To resolve or not resolve

pause for thought by Rev. Brian Krushel - To resolve or not resolve

So, how are those New Year’s resolutions coming along? If you still haven’t broken them, you are among an elite group – congratulations!

However, if you are like the great majority of resolution makers and have not remained true to your original intentions, then you are in good company – congratulations!

I love New Year’s resolutions. Before you start grumbling, perhaps I ought to be a bit more clear – I love the idea of New Year’s resolutions, I love making New Year’s resolutions, but I am much less than enthusiastic about keeping them.

New Year’s resolutions can make a person believe that anything is possible, that the glass is perpetually half full and that the future is bright.

New Year’s resolutions are full of hope and optimism, they instill confidence and cheer, can be inspirational and encouraging and are generally just good for one’s soul.

It is reassuring to think that at the beginning of each new calendar year, we might make a practice of resolving to make the world and our place in it a better place. It kind of renews one’s faith in humankind, doesn’t it?

But I suspect that the same thing that makes New Year’s resolutions so fun and satisfying is the same thing that makes them so fragile.

Buoyed up by an over-extended optimism that the coming year will be substantially better than the one just ended, we aim much too high. Our hope exceeds our resolve, our wishing exceeds our willpower.

It is for that reason that many people refuse to make New Year’s resolutions (or resolve not to make any resolutions). These people say that they are only being realistic, that they’ve seen the familiar pattern of hopes raised and hopes dashed and do not wish to participate in such futile and frustrating speculative exercise. Given the statistics, it’s hard to argue with their decision.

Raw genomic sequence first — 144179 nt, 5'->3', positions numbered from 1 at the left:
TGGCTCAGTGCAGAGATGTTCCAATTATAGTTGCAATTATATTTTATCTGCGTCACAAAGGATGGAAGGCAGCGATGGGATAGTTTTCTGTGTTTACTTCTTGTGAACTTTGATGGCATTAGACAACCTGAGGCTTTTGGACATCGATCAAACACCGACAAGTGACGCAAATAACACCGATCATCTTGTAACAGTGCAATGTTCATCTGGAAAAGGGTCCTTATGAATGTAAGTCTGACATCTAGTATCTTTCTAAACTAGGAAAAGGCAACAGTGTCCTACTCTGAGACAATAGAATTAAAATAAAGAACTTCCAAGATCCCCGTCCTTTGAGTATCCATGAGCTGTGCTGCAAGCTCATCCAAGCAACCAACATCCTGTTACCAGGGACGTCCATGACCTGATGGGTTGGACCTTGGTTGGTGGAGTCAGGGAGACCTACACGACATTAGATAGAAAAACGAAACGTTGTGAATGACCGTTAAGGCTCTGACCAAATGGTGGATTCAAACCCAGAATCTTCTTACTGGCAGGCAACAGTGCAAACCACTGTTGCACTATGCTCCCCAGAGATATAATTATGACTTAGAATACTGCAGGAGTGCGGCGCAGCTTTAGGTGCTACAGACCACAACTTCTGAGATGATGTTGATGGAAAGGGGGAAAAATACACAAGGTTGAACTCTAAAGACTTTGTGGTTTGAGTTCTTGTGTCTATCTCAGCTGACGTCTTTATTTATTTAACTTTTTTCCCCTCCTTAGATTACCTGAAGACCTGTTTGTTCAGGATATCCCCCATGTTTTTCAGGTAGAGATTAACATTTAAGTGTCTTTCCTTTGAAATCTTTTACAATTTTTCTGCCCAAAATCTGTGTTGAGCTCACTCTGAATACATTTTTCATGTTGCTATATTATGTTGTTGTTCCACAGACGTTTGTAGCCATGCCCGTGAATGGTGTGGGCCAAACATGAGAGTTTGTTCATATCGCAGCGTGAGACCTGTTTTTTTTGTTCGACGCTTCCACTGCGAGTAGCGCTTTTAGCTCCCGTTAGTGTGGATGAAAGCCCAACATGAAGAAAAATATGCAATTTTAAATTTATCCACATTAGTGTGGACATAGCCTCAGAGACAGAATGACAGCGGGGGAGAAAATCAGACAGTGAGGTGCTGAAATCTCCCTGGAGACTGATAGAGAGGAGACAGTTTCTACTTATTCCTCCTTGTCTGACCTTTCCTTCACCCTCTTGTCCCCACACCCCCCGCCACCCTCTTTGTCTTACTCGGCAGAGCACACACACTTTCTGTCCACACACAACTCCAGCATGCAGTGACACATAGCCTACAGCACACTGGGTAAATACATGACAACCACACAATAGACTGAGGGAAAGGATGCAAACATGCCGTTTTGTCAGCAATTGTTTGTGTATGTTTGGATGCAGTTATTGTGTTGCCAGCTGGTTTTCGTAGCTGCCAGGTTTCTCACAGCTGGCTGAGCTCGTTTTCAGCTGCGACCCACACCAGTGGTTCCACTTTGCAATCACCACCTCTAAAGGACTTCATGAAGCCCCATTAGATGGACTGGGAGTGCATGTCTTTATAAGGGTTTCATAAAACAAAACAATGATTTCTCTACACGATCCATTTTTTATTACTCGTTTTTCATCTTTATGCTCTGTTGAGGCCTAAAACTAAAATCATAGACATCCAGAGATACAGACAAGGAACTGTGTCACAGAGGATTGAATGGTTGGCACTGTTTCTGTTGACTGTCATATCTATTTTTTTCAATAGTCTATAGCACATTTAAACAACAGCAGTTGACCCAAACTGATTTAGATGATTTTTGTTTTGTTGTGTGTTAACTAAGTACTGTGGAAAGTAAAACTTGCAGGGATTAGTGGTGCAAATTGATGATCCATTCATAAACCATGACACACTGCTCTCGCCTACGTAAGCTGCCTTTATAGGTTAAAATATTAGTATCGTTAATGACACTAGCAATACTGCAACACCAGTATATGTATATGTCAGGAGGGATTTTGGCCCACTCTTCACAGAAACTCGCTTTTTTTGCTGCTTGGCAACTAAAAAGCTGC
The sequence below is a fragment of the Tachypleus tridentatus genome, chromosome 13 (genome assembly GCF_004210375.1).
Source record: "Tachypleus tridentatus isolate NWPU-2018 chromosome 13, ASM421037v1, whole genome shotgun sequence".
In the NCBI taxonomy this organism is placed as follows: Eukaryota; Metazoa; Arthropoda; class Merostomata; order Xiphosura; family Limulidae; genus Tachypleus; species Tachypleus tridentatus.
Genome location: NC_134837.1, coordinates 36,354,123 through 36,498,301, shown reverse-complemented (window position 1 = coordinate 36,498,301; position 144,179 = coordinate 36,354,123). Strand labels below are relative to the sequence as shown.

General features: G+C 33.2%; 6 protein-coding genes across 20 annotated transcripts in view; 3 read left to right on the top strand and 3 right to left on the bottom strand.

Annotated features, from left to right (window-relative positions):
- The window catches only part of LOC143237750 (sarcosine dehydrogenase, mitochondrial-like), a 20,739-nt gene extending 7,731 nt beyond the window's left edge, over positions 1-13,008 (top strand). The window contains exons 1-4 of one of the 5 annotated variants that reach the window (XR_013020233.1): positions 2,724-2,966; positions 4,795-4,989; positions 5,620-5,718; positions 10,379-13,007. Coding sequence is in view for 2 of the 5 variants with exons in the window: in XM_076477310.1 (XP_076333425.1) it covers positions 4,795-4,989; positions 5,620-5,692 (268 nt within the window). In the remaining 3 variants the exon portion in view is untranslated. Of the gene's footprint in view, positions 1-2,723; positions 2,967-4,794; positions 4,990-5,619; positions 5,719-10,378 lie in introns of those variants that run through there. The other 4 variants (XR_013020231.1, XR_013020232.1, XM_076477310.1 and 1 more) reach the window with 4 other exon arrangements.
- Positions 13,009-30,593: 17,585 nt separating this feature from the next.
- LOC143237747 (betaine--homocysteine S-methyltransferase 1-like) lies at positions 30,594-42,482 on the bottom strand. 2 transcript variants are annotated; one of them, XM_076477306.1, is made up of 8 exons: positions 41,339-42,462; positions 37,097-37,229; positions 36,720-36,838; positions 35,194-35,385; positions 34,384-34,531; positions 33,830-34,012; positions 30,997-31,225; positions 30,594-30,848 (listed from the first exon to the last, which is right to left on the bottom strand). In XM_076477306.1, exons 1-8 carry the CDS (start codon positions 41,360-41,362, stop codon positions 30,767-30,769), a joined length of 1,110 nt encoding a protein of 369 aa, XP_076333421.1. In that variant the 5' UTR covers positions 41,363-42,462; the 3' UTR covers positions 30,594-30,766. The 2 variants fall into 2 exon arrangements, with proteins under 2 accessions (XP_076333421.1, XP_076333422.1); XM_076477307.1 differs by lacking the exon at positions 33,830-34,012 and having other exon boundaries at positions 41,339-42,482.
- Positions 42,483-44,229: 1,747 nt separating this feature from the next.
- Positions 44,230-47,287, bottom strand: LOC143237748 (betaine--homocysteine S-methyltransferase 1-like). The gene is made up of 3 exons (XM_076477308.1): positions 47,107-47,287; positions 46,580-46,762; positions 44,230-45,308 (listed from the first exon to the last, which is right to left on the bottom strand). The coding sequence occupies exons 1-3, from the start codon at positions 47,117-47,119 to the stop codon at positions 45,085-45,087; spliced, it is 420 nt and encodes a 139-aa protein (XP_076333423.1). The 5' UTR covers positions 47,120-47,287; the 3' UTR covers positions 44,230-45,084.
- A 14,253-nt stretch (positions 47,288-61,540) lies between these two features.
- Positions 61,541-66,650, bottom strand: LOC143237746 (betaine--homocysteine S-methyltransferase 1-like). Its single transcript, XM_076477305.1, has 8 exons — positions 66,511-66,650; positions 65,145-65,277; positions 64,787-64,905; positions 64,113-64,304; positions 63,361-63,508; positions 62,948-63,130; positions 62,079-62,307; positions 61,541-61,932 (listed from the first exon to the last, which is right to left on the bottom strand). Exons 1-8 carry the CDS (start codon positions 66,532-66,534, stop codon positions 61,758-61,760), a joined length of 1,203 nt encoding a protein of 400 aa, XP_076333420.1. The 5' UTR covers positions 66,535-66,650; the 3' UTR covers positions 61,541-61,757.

But what if we took it a little easier on ourselves, toned it down a bit and adjusted our expectations? What if we stopped calling them “resolutions” (that word can be so ominous and intimidating) and instead called them “tweaks”. New Year’s tweaks doesn’t have as nice a sound in our ear but it might be just the thing that speaks to our heart.

When a car is running fine, but it’s performance could use a bit of improvement, we tweak it. When our computer is doing it’s job but is running slower than we would like, we tweak it. Tweaking is about making small adjustments to a complex system that can make a significant difference.

In 2006, Muhammad Yunus was awarded the Nobel Prize in Economics for his pioneering work in microcredit. This is where small loans, some less than $100, are given to entrepreneurs who lack collateral and are too poor to qualify for traditional bank loans. He recognized that small changes can make a big difference when they are thoughtfully implemented.

So often, all that is needed is a little tweaking, in our personal life, in our professional life, in our community and in our world.

Resolutions are good but they can be quite daunting. Tweaking is not so intimidating.

Maybe we ought to resolve to stop making New Year’s resolutions and start making New Year’s tweaks. What a great way to restore our hope and optimism at the start of a new year!

Rev. Brian Krushel, is Pastor/Priest/Minister, North Thompson Pastoral Charge, Barriere and Clearwater, B.C.